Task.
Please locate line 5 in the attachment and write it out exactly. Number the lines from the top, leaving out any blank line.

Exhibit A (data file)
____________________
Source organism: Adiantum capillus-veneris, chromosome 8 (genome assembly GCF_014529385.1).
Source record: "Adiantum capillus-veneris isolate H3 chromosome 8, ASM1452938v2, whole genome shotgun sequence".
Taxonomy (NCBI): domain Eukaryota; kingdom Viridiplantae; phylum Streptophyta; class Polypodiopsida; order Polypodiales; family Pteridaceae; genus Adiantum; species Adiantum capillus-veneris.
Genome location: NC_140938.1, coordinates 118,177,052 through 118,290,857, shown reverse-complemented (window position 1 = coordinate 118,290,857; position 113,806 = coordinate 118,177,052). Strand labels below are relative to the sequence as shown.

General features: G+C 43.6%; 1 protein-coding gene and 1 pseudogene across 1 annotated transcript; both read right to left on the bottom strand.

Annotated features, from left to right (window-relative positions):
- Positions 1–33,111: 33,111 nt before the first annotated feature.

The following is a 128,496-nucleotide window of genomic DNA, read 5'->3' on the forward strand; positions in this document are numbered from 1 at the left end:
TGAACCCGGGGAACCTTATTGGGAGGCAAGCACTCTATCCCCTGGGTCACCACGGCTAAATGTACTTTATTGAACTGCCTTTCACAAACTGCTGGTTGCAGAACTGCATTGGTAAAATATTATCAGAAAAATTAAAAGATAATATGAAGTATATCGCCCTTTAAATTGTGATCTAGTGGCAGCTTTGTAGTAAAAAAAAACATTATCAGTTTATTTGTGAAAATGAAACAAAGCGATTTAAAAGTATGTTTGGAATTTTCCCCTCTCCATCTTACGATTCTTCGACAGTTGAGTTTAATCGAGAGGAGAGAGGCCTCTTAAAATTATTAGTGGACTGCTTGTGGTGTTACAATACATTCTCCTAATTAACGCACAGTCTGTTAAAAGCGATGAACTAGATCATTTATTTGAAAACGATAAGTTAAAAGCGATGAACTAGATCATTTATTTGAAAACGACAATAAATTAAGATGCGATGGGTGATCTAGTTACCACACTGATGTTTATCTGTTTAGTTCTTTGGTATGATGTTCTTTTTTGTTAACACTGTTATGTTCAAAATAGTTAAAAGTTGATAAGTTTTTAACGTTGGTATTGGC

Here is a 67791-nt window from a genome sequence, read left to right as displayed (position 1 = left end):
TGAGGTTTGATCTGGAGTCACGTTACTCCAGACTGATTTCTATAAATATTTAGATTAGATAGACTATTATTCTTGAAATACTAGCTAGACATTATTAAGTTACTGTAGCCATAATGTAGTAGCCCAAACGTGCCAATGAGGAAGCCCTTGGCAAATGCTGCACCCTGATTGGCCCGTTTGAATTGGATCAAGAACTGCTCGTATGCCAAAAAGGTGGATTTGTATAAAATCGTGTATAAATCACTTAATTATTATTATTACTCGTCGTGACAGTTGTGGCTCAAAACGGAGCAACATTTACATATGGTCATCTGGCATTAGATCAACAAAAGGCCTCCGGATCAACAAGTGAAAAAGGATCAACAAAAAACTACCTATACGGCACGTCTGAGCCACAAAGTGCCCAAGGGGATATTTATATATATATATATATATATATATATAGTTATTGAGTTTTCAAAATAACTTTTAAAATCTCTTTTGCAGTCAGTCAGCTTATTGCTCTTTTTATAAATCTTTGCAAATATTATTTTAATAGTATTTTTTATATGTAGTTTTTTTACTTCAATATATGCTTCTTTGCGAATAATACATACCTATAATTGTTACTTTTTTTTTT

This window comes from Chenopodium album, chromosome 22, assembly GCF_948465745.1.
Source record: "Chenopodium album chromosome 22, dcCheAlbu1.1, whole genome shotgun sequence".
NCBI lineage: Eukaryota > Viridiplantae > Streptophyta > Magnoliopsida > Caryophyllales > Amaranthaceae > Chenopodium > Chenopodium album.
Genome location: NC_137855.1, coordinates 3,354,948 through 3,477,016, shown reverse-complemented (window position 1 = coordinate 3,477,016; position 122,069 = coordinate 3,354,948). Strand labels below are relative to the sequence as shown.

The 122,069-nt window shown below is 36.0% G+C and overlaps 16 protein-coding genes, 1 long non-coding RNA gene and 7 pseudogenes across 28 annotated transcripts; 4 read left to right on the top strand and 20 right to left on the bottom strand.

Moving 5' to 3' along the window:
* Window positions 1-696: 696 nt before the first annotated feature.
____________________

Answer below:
General features: G+C 43.6%; 1 protein-coding gene and 1 pseudogene across 1 annotated transcript; both read right to left on the bottom strand.